Holmes begins with the startling suggestion that “If we were able to gather the data for churches in Scotland on any given Sunday, there would be less Scripture read in Baptist services than in those of almost any other tradition.” From my albeit limited experience of church services in other denominations, and of writing about liturgy, I suspect he is right. The same might be true of churches in New South Wales. When I was pastor at Blakehurst (from 1998 to 2002), I introduced a pattern of Old and New Testament readings to the order of the morning service, based on the recommended calendar of readings in the Patterns and Prayers for Christian Worship: A Guidebook for Worship Leaders, a Baptist guide to liturgy for pastors and church leaders. The practice was welcomed by church members who noticed what I was doing, but was far from the norm among NSW Baptist churches where colloquial and extempore liturgies were more familiar indications of evangelical orthodoxy and the Spirit’s leading in corporate worship.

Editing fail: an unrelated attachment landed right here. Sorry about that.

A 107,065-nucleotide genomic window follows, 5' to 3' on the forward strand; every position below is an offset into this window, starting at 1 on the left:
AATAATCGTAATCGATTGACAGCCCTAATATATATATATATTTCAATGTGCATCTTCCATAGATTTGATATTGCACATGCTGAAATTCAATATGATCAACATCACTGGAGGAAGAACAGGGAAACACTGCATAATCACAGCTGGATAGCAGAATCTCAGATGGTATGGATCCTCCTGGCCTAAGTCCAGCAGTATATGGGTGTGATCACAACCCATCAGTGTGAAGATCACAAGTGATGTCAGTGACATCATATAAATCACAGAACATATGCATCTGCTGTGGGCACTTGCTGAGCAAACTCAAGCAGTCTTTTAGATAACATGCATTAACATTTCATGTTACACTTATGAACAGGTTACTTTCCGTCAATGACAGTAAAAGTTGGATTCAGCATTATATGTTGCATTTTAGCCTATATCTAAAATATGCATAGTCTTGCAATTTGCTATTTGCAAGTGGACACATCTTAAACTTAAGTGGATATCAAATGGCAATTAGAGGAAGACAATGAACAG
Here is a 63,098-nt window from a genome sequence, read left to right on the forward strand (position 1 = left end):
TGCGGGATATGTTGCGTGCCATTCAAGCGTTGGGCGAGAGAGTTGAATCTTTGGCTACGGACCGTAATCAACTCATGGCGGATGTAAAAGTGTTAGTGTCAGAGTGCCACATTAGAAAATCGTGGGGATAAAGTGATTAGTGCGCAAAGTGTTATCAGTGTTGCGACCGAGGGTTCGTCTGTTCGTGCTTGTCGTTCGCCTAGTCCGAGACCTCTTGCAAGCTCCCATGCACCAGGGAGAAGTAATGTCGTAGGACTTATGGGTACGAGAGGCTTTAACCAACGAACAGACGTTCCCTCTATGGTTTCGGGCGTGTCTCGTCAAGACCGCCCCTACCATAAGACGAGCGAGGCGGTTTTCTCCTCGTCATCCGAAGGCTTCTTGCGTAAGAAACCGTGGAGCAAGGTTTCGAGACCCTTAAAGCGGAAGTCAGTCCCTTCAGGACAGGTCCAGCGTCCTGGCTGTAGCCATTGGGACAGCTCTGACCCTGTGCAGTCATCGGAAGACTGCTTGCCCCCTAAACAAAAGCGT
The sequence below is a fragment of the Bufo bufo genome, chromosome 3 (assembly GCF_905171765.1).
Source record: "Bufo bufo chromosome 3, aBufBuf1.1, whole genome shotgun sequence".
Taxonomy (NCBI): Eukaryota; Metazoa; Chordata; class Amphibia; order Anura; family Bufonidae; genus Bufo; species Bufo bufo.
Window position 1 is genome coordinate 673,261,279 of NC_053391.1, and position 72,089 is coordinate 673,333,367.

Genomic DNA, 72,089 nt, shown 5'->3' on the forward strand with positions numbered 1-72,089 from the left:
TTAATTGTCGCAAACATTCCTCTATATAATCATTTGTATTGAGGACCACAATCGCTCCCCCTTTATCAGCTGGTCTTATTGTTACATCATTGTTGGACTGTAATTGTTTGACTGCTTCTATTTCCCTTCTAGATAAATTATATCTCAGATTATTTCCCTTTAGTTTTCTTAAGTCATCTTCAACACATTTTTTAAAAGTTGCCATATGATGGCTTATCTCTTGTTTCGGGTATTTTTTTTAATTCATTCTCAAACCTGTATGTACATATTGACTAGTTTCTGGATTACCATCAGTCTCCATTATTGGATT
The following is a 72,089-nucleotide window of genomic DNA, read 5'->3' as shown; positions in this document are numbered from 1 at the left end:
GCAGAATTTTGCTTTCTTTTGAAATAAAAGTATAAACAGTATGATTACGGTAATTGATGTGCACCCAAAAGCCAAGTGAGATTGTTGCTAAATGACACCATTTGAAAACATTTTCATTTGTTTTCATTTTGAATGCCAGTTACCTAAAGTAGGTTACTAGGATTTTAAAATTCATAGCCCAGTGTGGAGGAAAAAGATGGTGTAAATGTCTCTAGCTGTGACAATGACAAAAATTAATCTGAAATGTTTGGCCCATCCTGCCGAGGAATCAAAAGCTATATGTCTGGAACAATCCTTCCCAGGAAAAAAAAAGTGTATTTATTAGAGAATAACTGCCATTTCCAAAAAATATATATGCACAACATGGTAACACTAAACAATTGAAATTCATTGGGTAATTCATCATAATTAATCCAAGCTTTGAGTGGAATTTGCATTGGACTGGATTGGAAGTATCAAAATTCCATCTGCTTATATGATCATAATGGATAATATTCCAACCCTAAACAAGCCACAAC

Holmes’ point is valid: that, in any Anglican church, by contrast with many Baptist churches, almost every word spoken in the liturgy will be directly and deliberately biblical – in the sense that it employs the actual words of Scripture. Thus he asks whether Baptists are “less Biblical than our Episcopalian brothers and sisters, or just ‘differently Biblical’?” The question is ironic because our reasons as Baptists for separate existence from other Christian denominations are historically based on convictions about what it means for a local congregation of Christians to demonstrate what it means to be “biblical” in its basis, structure and practices.